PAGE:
01572: Development of a Novel Therapeutic For Neutrophil-Driven Inflammation
Grant Status: Closed
White blood cells called neutrophils are essential for host defense. When activated, they produce an array of proteins and other molecules that kill invading microbes. However, these products also are quite damaging to host tissues. Neutrophil functions are often not regulated properly in acute and chronic inflammatory diseases of the respiratory tract and other body systems; in fact, neutrophils account for much of the damage in many inflammatory diseases. We have developed a novel compound called the MANS peptide that inhibits the protein called MARCKS in human neutrophils. Inhibition of the MARCKS protein with MANS potently blocks human neutrophil activation. Our collaborator Adler is developing derivatives of the MANS peptide for treatment of chronic lung inflammation in people. In this application we propose to determine whether the MANS peptide has similar effects on canine neutrophil activation. If our hypothesis is correct, then MANS and compounds derived from MANS are a novel drugs that have the potential for treating serious inflammatory diseases of the canine respiratory tract and perhaps other body systems. Progress to date has demonstrated that the MARCKS protein does indeed regulate the mechanisms that govern neutrophil influx into tissues during inflammation. Thus, the MANS peptide in principle has the potential to decrease this process, reducing inflammation.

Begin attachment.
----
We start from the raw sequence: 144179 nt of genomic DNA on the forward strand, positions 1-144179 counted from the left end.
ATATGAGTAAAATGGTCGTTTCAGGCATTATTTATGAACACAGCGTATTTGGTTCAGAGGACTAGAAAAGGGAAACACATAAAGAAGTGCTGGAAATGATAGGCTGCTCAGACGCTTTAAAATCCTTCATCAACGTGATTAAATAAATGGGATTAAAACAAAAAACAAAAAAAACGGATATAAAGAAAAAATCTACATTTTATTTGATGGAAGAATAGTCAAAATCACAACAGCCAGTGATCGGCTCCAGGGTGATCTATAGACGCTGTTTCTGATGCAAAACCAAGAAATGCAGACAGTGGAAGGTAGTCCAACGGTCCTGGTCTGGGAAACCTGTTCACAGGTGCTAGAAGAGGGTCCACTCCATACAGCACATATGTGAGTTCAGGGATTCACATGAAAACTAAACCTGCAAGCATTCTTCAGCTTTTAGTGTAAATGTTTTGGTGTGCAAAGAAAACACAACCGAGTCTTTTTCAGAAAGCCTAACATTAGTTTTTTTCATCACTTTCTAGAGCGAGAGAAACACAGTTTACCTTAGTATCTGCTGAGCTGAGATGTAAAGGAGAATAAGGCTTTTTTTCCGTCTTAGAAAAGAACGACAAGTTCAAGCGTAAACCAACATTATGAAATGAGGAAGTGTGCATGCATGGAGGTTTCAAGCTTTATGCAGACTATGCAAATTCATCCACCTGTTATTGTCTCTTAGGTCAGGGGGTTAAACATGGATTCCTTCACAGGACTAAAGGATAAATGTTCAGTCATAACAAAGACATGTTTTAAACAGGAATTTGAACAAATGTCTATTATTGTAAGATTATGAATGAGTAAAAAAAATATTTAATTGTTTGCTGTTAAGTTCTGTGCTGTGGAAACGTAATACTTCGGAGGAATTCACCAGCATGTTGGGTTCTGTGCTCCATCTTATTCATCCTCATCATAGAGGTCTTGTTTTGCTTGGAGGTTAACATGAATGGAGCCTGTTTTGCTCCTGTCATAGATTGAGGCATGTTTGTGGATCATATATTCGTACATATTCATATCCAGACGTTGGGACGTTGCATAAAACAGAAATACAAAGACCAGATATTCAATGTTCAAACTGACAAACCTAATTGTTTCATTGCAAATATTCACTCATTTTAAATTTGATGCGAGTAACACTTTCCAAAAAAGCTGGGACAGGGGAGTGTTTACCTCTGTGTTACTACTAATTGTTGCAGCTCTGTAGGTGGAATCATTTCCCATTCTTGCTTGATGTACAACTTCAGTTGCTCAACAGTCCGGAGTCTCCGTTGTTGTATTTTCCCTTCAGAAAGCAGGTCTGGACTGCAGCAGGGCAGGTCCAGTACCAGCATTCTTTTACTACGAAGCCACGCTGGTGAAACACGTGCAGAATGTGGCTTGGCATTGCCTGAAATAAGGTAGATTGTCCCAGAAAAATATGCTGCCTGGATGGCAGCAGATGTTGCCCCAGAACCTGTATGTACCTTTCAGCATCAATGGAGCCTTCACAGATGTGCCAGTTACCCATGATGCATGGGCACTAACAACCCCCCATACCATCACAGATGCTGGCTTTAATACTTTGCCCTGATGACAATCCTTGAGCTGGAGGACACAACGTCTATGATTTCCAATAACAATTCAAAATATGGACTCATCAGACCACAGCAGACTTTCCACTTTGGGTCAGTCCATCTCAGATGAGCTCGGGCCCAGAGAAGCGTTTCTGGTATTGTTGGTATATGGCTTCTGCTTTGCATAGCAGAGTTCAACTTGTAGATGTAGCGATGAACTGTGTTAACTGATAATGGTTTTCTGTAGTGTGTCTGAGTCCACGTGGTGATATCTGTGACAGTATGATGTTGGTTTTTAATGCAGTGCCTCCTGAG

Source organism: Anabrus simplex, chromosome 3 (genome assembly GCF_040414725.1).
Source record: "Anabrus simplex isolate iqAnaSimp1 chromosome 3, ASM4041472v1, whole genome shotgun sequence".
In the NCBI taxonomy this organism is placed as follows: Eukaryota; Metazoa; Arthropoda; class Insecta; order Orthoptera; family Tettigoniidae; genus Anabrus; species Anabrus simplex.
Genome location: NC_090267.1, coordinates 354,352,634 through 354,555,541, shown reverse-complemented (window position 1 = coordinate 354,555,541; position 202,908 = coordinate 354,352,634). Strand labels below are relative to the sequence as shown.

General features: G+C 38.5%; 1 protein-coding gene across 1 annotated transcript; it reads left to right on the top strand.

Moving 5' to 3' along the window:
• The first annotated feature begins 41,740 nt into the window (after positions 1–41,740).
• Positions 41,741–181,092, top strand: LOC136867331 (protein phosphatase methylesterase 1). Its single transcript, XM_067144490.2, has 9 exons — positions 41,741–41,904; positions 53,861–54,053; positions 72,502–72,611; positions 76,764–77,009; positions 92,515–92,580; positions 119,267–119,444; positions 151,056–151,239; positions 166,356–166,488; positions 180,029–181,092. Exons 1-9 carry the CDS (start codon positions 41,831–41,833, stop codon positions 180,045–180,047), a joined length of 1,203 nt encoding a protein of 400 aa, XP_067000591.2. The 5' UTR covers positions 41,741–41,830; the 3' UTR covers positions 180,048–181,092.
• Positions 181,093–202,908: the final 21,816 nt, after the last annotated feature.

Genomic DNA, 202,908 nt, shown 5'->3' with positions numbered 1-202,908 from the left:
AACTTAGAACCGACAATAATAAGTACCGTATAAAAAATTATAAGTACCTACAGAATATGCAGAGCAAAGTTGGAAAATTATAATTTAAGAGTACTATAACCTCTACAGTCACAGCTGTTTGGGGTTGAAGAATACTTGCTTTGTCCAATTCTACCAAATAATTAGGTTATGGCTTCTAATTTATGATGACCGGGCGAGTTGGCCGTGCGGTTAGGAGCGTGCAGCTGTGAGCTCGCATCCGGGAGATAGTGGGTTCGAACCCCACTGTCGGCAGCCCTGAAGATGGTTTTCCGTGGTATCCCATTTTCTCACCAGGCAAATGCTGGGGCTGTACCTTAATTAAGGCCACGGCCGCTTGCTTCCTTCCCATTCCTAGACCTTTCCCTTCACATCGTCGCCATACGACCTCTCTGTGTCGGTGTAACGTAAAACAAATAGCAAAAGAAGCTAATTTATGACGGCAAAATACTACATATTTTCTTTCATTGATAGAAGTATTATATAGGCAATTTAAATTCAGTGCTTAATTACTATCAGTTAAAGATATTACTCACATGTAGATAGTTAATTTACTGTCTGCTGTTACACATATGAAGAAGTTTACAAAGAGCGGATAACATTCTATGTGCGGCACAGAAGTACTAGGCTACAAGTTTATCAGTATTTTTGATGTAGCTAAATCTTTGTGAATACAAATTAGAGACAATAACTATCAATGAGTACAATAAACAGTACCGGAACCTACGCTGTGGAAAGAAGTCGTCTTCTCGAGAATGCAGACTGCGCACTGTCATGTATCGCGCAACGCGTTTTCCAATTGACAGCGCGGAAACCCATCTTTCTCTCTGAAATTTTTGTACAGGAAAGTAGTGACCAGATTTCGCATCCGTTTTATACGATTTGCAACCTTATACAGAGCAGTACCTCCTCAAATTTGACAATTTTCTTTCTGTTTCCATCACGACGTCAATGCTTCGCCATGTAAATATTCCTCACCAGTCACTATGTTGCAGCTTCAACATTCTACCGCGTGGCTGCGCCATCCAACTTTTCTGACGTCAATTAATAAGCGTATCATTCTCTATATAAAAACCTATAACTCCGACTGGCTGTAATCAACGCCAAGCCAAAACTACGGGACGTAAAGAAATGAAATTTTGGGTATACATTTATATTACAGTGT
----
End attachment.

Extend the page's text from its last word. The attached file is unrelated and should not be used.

None at this time.
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